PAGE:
Day 2 started out with the group of wonderful travelers from all over. We met a couple from South Carolina, made some new friends who live in London and several other places. The first stop on our tour is to the Aillwee Caves and Burren Bird of Prey Centre. The hour-long drive to the caves was spectacular and our tour guide was full of useful and fun facts about the towns we were driving through.
There is an interesting story about how the caves were discovered. In 1944, Jack McGann was out walking his dog when the little pup spotted a rabbit. Naturally, the dog took off after the rabbit and chased it down the rabbit hole. After his four-legged friend did not come out of the hole, he began digging and discovered the caves. With the few matches that he did have, he explored the cave a little, but told no one of his findings for nearly 30 years! In 1973 he told some cavers about his find and they explored deeper into the caves.
Eventually, the cave was opened to the public in 1977.
After exploring the caves we headed down to the Birds of Prey area and was treated with a little demonstration. The weather was not ideal for the birds, but they did allow one bird to show off his talents. Benefits of going with an established tour group vs. going on your own.
Since 2008, the Birds of Prey Centre has helped raise awareness of these stunning and endangered birds while allowing guests to view these birds up close and personal. Portions of the ticket price go towards funding Raptor conservation monitoring efforts within Ireland.
Enjoy this video of this magnificent falcon on the hunt!!
Another hour-plus drive through the amazing countryside where we got to see a few more ruins and castles but did not stop, which I would have preferred, but being with a group I had to put that on my Must See list.
We stopped for lunch and a little restaurant next to the Bunratty Castle called The Dirty Nelly. Established back in the mid-1600’s, the inside reeks of history and there are antiques everywhere. Living in Arizona where the oldest building is no more than 150 years old, it really is something to be sitting in a building that was built over 400 years ago.
After a hearty lunch, we headed to the castle for a quick history lesson followed by wandering about the castle and trying not to fall down the miniscule spiral stairwells. Interesting fact, the stairwells were built counter-clockwise to hinder right-handed swordsmen when attacking the castle. Of course, looking at these stairs I couldn’t imagine even trying to run up these things let alone try to fight.
See below for some more history of this important castle.
Day 3 I was back on my own and took a long drive. My intentions were to visit Leap Castle, but it was closed (Sunday) and I was only able to take a few photos from the outside.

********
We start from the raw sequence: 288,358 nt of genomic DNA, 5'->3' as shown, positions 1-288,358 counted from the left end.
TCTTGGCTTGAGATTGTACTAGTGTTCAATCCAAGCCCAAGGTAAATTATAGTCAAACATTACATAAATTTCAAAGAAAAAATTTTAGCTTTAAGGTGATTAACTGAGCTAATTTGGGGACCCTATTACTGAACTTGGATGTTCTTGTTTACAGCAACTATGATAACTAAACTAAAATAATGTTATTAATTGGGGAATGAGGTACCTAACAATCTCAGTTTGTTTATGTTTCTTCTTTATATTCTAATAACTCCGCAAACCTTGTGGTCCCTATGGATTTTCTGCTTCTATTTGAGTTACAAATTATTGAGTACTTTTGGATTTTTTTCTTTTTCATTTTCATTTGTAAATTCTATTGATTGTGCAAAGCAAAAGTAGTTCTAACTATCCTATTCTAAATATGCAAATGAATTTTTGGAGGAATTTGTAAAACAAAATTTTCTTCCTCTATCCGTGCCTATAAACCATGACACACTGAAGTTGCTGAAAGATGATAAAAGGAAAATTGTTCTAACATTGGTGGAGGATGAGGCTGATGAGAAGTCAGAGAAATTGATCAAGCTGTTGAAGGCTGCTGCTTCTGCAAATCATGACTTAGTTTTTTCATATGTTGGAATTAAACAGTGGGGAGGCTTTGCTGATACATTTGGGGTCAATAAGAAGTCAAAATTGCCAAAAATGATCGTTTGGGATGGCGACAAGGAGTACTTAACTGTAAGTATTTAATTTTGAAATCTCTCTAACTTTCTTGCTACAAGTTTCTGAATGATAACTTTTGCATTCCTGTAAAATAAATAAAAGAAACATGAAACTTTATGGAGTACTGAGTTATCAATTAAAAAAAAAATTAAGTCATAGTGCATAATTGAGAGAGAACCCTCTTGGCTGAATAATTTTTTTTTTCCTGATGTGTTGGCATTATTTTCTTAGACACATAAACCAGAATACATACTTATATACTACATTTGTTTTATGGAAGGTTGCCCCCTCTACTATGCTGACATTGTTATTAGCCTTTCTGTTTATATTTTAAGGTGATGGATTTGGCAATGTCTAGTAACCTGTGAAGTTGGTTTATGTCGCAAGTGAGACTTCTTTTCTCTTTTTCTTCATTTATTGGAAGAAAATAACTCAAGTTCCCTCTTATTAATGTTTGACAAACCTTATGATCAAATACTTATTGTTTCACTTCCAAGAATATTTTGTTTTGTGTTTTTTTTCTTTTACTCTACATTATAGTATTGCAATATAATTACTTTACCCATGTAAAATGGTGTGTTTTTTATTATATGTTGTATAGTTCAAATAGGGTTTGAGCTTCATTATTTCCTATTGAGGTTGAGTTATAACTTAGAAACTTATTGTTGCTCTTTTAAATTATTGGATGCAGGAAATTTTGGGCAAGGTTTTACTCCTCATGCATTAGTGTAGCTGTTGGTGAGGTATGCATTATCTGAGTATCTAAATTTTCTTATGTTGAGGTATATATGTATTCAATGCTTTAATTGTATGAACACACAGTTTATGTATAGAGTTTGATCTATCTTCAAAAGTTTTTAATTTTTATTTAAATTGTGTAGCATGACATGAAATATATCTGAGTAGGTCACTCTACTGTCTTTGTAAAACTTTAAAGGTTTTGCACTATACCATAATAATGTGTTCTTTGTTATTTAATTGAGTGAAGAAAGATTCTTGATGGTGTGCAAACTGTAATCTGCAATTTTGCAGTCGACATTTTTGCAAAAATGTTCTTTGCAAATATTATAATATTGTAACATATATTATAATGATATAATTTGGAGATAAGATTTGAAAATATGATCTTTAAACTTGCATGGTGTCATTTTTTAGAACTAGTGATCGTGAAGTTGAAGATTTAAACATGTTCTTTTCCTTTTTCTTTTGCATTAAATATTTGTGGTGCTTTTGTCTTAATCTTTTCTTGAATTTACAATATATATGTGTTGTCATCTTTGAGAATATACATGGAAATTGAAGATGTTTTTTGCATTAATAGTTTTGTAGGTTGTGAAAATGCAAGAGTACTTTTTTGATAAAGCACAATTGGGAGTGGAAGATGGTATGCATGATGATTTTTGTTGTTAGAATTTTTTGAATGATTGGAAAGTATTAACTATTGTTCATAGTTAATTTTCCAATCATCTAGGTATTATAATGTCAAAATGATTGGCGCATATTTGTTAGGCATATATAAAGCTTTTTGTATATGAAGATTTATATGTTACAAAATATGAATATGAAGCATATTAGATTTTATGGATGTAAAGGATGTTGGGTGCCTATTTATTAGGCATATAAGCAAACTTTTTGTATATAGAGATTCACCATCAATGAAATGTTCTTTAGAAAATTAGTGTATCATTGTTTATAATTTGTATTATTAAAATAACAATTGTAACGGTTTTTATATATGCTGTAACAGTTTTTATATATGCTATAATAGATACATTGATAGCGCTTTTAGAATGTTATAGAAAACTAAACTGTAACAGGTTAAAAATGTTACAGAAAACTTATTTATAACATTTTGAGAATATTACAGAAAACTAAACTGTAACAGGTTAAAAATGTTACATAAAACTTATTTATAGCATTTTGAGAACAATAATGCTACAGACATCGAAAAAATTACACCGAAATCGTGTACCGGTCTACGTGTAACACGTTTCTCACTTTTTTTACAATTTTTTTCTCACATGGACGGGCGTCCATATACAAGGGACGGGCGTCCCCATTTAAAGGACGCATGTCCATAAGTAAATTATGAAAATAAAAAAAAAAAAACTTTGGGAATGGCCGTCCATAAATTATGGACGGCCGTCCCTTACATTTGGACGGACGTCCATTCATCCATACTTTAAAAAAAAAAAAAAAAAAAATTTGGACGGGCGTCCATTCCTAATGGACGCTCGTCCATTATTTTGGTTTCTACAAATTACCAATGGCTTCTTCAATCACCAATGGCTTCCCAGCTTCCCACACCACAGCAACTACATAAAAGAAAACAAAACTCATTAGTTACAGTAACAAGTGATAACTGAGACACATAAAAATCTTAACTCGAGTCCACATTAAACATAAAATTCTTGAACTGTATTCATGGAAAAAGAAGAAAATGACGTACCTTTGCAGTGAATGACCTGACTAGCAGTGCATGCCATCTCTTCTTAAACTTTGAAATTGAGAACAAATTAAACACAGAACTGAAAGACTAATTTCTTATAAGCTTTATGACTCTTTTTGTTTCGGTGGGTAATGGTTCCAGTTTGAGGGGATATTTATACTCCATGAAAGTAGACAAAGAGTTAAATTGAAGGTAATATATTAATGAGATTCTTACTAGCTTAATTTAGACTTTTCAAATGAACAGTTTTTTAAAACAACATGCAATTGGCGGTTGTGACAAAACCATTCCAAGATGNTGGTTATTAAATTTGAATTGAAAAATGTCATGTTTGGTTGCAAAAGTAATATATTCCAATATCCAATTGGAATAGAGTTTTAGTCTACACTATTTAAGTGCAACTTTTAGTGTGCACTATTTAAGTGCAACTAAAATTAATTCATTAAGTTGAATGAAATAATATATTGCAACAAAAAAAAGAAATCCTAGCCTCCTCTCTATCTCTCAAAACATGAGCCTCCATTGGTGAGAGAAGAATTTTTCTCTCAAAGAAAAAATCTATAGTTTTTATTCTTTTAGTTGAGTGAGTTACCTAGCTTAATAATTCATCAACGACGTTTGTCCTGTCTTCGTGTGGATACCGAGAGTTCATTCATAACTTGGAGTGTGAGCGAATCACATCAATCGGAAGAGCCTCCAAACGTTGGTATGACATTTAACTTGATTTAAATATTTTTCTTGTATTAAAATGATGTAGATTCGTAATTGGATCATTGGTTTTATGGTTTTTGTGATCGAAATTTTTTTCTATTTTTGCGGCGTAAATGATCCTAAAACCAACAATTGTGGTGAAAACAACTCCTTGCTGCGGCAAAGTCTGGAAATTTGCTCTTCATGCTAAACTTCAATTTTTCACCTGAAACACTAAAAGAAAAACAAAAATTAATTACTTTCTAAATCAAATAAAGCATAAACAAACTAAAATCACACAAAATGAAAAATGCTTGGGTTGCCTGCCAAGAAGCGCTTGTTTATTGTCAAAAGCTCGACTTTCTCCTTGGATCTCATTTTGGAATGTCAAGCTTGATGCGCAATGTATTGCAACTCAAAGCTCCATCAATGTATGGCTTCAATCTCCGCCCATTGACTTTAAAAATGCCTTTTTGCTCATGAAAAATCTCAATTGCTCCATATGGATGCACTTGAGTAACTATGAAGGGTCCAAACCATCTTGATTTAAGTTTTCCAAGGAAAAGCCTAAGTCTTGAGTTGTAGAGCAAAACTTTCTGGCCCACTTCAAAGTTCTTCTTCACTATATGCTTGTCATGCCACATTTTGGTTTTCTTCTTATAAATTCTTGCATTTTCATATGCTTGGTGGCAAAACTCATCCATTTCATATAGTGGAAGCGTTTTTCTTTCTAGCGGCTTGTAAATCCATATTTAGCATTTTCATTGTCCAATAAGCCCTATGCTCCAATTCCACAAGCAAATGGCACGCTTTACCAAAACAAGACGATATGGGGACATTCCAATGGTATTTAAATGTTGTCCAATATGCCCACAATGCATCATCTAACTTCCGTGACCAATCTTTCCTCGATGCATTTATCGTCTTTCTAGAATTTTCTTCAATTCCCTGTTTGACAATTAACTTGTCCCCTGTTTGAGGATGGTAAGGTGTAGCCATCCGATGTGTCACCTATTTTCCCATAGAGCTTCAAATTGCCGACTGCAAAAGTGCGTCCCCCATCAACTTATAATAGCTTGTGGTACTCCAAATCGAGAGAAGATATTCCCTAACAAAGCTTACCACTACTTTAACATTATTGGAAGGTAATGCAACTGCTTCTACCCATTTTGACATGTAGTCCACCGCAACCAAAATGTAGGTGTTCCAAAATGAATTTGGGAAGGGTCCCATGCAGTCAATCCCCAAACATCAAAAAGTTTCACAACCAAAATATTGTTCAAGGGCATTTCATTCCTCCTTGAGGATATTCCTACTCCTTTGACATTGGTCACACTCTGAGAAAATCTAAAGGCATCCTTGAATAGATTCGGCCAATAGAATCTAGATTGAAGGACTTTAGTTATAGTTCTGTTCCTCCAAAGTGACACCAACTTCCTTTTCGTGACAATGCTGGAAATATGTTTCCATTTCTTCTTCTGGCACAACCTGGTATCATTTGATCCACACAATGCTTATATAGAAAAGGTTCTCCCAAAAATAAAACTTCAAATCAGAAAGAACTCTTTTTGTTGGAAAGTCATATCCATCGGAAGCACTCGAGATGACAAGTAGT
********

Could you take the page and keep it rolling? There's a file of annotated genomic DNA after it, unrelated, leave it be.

Still, a wonderful drive along country roads. This is where renting a car comes in handy. We had the entire day to explore on our own and while we could not get into the castle, the scenery was amazing and worth the trip. Don’t let closed castles or other obstacles get in your way of having an adventure while visiting a new city. Just point the car in a general direction and head out. There’s bound to be adventures no matter which way you turn.
Tour Group vs. Lone Traveler
Depending on how you like to travel, you may prefer to strike out on your own or travel with a group. There are pros and cons to both sides.
Pros for traveling within a Tour Group –
You meet new people from all over
You will learn a lot about the area you are visiting from the Tour Guide
Everything is planned ahead of time so you don’t have to worry about tickets, closures, or getting lost
No need to rent a car
Cons for traveling within a Tour Group –
You’re on a set schedule and will not make any side trips or additional stops
Sometimes you will have annoying people on the bus that can ruin a trip
Bus seats can be uncomfortable
Pros for traveling solo –
You’re the boss and can go where ever you want
There are more adventures to be found by wandering about
Side trips are encouraged
No set schedule so you can take your time seeing things and make additional stops
Const for traveling solo –
You will need to rent a car (bad if you’re not comfortable driving on your own)
You miss out on the history of the area you are visiting
You’re on your own so no meeting fun and interesting people
There’s good and bad to both options, you just have to find the one that works best for you. I find that doing both works out the best. Plan a day or two for traveling alone or with a friend and plan a couple of tours. You get the best of both worlds!!
Time for a Quick History Lesson
The earliest settlers in Ireland happened around 8,000 BC. Since Ireland is colder than most southern European countries, settlers came in later than the rest of the area. A place called Mound Sandel, now known as Coleraine, has evidence of early Stone Age humans from the Mesolithic period, or simply Middle Stone Age. Fossilized stone tools were discovered proving the first settlers of The Emerald Isle were Hunter/Gatherer Stone Age humans and not the Celtic people. It would be another 3,000 years before the next species of Man appeared on the island and would eventually become known as the Celtic people [source].